Global Sustainable Competitiveness Index
The Global Sustainable Competitiveness Index
What is not sustainable is not competitive; what is not competitive is not sustainable.
First published in 2012, the Global Sustainable Competitiveness Index (GSCI) measures the competitiveness and sustainability of countries, is based on 190 quantitative indicators derived from international organisations (World Bank, IMF, UN). All indicators are evaluated as-is and analysed for trends. The outcome is a comprehensive view of strengths and weaknesses for each country, as well as indication of the future direction and potential.
The GSCI serves as comprehensive alternative to the GDP, to assess country-specific and issue-specific risks for operators and investors, and to verify progress for countries. The GSCI is now officially used by 4 governments to benchmark their progress on the path to sustainability & competitiveness.
The Global Sustainability World Map 2023
GSCI: Measuring Competitiveness beyond GDP
Published since 2012, the Global Sustainable Competitiveness Index (GSCI) is the most comprehensive ranking of countries currently available. The GSCI measures competitiveness of countries based on 190 measurable, quantitative indicators derived from reliable sources, such as the World Bank, the IMF, and various UN agencies. The 190 indicators are grouped into 6 sub-indexes: Natural Capital, Resource Efficiency & Intensity, Social Cohesion, Intellectual Capital, Economic Sustainability , and Governance Efficiency.
The Sustainable Competitiveness Model:
- Intellectual Capital & Inovation: the capability to generate wealth and jobs through innovation and value-added industries in the globalised markets
- Economic Sustainability: Economic Sustainability & Competitiveness reflects the ability to generate wealth through sustainable economic development
- Governance Efficiency: Results of core state areas and investments – infrastructure, market and employment structure, the provision of a framework for sustained and sustainable wealth generation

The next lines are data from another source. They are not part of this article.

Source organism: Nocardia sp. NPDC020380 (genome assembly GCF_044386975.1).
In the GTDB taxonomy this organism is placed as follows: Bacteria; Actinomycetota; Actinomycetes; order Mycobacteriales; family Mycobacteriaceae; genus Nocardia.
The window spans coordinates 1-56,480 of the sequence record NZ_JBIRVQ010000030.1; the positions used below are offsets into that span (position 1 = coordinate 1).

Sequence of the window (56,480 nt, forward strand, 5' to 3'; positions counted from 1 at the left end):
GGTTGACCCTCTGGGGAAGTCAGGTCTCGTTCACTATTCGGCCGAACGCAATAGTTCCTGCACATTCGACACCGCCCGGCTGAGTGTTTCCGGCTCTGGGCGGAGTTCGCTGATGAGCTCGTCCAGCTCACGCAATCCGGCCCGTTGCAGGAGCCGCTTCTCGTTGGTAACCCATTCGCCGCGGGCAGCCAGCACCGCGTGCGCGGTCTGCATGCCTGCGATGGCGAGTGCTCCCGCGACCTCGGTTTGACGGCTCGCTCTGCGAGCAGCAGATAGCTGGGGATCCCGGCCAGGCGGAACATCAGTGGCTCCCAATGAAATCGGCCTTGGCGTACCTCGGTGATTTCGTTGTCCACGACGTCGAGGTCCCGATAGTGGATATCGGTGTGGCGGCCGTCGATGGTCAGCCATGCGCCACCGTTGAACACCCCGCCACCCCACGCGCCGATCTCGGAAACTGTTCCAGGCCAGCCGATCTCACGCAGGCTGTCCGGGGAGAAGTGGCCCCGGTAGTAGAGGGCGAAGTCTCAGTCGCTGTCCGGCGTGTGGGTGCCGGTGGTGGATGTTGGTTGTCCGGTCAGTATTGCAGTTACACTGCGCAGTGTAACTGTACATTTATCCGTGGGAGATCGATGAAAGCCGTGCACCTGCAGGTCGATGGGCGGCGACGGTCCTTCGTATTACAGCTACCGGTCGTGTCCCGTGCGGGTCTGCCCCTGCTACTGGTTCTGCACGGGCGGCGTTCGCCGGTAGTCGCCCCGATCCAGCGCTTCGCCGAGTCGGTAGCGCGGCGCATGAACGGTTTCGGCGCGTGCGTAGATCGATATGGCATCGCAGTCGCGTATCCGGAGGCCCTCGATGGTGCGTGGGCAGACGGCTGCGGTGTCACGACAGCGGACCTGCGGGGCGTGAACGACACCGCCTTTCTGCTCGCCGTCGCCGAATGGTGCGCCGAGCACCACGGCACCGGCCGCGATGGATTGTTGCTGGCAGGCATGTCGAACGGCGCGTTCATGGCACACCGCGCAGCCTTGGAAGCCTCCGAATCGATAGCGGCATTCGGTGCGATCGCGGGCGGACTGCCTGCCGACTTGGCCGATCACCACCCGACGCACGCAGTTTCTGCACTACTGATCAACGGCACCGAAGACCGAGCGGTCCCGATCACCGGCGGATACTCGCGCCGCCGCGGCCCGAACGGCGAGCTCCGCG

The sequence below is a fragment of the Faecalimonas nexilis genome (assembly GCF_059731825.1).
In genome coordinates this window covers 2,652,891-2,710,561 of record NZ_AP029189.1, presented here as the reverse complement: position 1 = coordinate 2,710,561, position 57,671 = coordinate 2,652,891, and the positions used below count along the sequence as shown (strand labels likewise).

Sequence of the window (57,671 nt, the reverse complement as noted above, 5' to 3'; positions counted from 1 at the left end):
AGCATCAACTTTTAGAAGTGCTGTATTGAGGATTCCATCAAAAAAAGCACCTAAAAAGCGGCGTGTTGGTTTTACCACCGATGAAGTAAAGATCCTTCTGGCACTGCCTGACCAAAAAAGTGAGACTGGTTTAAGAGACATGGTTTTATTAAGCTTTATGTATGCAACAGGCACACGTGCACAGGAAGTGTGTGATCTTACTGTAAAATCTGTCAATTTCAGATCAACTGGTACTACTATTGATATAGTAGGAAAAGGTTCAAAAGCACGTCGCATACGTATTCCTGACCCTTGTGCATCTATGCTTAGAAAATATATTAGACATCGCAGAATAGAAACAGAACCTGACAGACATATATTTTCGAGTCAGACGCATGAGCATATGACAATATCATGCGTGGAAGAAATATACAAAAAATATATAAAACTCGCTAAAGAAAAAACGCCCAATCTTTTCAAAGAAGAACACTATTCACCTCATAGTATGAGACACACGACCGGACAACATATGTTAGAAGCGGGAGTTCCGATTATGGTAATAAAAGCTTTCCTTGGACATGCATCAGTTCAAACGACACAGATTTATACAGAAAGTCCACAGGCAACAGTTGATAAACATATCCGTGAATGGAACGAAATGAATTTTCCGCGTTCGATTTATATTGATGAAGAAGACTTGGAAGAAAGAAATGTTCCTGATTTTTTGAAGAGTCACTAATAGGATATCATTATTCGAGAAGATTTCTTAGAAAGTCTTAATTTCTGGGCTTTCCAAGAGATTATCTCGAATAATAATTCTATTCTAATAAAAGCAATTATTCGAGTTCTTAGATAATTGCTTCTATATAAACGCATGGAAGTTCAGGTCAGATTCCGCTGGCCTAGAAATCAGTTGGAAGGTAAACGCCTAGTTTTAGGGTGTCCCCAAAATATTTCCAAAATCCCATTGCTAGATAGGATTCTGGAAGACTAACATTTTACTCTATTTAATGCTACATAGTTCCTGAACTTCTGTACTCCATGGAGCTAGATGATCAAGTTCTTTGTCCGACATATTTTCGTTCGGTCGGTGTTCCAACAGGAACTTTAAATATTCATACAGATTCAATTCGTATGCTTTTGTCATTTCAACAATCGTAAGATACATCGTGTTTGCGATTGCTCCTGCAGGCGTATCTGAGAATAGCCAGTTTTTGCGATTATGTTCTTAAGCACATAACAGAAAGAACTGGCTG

- Natural Capital: the given natural environment, including the availability of resources, and the level of the depletion of those resources.
- Resource Efficiency & Intensity: the efficiency of using available resources as a measurement of operational competitiveness in a resource-constraint World.
- Social Capital: health, security, freedom, equality and life satisfaction within a country.
State of The World 2023:
Global Sustainability Scores
The average sustainable competitiveness score is 43.4, less than 50% of the possible best score. The higest score is 59.8, achieved by Sweden: Even the leading nations are far from being truly sustainable & competitive.
Global Development Trends
A somewhat alarming 38% of all indicators are deteriorating, while 52% show positive developments. We are going forward and backwards at the same time.
Highlights and key take-aways from the GSCI 2023
- Scandinavia continues to top the Sustainable Competitiveness Index: of the top 6 spots, 5 are Scandinavian. Sweden keeps topping the Index;
- The top 20 are dominated by Northern European countries;
- Only one country in the Top 20 is not European: Japan on 12 (South Korea 21);
- For the first time, China (ranked 30) overtakes the US (32) – China is strong in Intellectual Capital, but low on Natural Capita & Resource Efficiency;
- The USA is ranked 32, performing particularly low in resource efficiency and social capital – potentially further undermining the global status of the US in the future;
- Germany ranks 15, The UK 16, and France 18;
- Brazil ranks 65, India 121, and Nigeria, Africa’s most populous nation, ranks156;
- Some of the least developed nations have a considerable higher GSCI ranking than their GDP would suggest (e.g. Colombia, Peu, Nepal, Bhutan, Bolivia, …)
- Asian nations (South Korea, Japan, Singapore, and China) lead the Intellectual Capital Index – the basis of innovation. However, achieving sustained prosperity is potentially compromised by Natural Capital constraints and increasing resource consumption.
- The Social Capital Index ranking is headed by Northern European (Scandinavian) countries, the result of economic growth combined with a commonly accepted social consensus
- Focus in 2023: the deployment of renewable technology has reached a critical mass and cost parity. Fossil fuels are no longer competitive, and will drastically decline after 2030. The oil-exporting Gulf states need to replace a significant proportion of their income with alternatives. Are the Gulf countries ready for the energy transition, and how could they replace the fossil income? Read more here, or download the report How to replace fossil income in the Gulf countries.
Download the The Global Sustainable Competitiveness Index 2023 (PDF, 90 pages)
GSCI Report Downloads
2023 Global Sustainability Rankings
|52||Bosnia and Herzegovina||46.4|
|72||St. Vincent and the Grenadines||44.2|
|80||Sao Tome and Principe||43.6|
|84||United Arab Emirates||43.2|
|94||Democratic Republic of Congo||41.9|
|107||Papua New Guinea||41.1|
|141||Trinidad and Tobago||38.9|
|142||West Bank and Gaza||38.8|
|143||Republic of Congo||38.6|
|154||St. Kitts and Nevis||37.7|
|167||Central African Republic||36.5|
What people say about the GSCI
“My sincere congratulations for pulling together, once again, critical information in such a compelling manner. It is to be hoped that policy makers everywhere will read the report.”